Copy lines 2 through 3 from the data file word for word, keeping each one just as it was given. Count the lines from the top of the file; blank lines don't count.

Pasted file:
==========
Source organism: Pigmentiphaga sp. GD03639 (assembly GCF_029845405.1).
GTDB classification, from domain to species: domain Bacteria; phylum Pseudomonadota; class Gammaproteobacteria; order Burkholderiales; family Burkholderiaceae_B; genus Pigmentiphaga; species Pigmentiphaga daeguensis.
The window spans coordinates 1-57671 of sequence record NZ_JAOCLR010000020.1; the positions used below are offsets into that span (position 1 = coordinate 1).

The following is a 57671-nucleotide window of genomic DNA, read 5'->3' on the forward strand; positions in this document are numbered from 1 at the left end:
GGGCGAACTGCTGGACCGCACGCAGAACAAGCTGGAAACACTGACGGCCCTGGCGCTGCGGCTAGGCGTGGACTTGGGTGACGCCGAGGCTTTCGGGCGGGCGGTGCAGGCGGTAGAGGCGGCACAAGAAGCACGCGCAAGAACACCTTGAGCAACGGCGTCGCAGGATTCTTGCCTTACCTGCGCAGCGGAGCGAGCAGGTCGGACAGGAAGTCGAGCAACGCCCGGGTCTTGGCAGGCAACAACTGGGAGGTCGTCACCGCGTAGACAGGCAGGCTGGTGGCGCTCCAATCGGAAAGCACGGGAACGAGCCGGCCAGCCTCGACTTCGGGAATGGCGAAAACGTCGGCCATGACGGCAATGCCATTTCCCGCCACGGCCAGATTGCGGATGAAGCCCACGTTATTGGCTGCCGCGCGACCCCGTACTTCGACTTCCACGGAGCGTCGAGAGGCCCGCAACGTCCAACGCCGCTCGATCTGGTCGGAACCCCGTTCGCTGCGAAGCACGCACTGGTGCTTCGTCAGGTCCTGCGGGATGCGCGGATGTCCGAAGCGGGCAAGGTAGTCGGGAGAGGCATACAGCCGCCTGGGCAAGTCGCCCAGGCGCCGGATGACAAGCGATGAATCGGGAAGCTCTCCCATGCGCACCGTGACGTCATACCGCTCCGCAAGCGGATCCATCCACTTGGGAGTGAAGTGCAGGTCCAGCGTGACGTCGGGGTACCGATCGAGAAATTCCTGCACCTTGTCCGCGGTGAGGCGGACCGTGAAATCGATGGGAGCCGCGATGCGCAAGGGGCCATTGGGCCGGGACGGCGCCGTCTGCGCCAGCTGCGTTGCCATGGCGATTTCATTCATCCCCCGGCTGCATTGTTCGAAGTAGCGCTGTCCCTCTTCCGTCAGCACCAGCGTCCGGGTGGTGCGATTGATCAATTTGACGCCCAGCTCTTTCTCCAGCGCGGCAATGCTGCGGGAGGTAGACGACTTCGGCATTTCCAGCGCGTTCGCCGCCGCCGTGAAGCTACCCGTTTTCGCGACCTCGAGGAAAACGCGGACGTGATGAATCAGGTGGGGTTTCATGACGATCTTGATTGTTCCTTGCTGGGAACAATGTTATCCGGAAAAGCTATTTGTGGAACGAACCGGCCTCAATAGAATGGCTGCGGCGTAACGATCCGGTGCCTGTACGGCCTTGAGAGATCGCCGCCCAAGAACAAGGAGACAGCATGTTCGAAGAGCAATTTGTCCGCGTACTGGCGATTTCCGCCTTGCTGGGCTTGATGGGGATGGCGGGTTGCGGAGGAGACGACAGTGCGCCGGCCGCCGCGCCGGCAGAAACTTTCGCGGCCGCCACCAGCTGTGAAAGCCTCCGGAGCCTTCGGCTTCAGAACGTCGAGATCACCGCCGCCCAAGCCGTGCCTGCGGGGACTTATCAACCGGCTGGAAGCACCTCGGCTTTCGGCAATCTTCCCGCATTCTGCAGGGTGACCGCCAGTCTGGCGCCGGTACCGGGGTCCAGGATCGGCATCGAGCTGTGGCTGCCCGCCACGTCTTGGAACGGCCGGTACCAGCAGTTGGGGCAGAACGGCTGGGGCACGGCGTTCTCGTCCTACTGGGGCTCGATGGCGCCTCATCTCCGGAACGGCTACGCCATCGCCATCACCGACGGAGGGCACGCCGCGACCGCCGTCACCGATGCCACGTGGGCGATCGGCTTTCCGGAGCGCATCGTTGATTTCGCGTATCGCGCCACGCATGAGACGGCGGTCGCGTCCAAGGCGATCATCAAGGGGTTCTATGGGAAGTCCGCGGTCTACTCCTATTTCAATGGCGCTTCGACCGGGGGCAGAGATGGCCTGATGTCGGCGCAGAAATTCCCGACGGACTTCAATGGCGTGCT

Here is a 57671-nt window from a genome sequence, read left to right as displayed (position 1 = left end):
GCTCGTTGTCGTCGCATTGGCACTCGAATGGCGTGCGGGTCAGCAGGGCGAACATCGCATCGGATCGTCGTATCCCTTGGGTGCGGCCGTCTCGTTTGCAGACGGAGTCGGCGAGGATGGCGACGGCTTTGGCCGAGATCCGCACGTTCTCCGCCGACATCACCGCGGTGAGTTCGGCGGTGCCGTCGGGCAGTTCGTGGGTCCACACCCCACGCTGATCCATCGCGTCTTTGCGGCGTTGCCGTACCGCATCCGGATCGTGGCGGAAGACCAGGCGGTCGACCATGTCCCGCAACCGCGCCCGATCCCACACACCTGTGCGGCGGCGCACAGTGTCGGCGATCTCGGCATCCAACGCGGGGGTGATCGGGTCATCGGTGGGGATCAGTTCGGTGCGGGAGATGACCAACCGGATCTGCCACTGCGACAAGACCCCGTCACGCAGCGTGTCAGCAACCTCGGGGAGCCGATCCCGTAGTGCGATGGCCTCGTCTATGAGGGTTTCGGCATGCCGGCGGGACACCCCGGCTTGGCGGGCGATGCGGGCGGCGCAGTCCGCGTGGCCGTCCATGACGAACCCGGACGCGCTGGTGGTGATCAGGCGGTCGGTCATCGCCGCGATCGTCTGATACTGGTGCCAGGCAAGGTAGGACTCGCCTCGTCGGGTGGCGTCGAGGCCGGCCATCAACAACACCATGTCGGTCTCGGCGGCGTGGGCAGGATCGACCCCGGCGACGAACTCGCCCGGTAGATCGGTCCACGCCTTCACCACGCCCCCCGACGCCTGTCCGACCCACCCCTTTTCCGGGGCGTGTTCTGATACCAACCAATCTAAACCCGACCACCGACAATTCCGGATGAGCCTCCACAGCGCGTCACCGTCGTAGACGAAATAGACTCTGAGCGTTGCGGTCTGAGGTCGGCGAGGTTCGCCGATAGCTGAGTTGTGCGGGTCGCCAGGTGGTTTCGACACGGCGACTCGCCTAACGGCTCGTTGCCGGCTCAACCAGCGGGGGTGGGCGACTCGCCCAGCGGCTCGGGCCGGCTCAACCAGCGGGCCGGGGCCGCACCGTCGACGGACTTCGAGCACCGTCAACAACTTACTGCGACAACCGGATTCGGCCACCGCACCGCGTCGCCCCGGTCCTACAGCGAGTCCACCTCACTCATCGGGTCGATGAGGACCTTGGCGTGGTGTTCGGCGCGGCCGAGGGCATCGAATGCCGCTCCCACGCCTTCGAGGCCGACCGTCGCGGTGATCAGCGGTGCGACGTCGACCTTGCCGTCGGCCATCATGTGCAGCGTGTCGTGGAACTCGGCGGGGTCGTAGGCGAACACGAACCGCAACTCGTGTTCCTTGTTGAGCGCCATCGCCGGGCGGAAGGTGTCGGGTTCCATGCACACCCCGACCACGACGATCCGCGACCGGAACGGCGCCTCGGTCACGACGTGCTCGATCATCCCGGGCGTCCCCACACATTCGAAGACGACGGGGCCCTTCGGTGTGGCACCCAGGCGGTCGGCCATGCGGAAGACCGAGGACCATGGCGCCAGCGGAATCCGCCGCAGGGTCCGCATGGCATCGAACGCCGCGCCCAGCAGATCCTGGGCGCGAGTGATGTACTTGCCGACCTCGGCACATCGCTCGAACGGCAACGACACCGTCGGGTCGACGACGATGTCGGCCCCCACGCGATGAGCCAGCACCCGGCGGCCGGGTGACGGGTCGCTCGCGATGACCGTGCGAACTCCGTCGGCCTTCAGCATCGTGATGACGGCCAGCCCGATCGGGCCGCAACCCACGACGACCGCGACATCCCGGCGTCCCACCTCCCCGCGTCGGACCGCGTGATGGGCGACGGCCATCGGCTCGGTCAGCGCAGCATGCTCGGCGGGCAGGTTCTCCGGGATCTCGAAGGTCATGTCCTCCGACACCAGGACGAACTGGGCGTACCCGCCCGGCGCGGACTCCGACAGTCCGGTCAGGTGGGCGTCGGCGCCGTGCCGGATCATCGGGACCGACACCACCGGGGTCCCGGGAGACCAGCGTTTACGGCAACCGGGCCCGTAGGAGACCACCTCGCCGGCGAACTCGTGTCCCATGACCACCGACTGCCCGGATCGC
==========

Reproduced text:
GTDB classification, from domain to species: domain Bacteria; phylum Pseudomonadota; class Gammaproteobacteria; order Burkholderiales; family Burkholderiaceae_B; genus Pigmentiphaga; species Pigmentiphaga daeguensis.
The window spans coordinates 1-57671 of sequence record NZ_JAOCLR010000020.1; the positions used below are offsets into that span (position 1 = coordinate 1).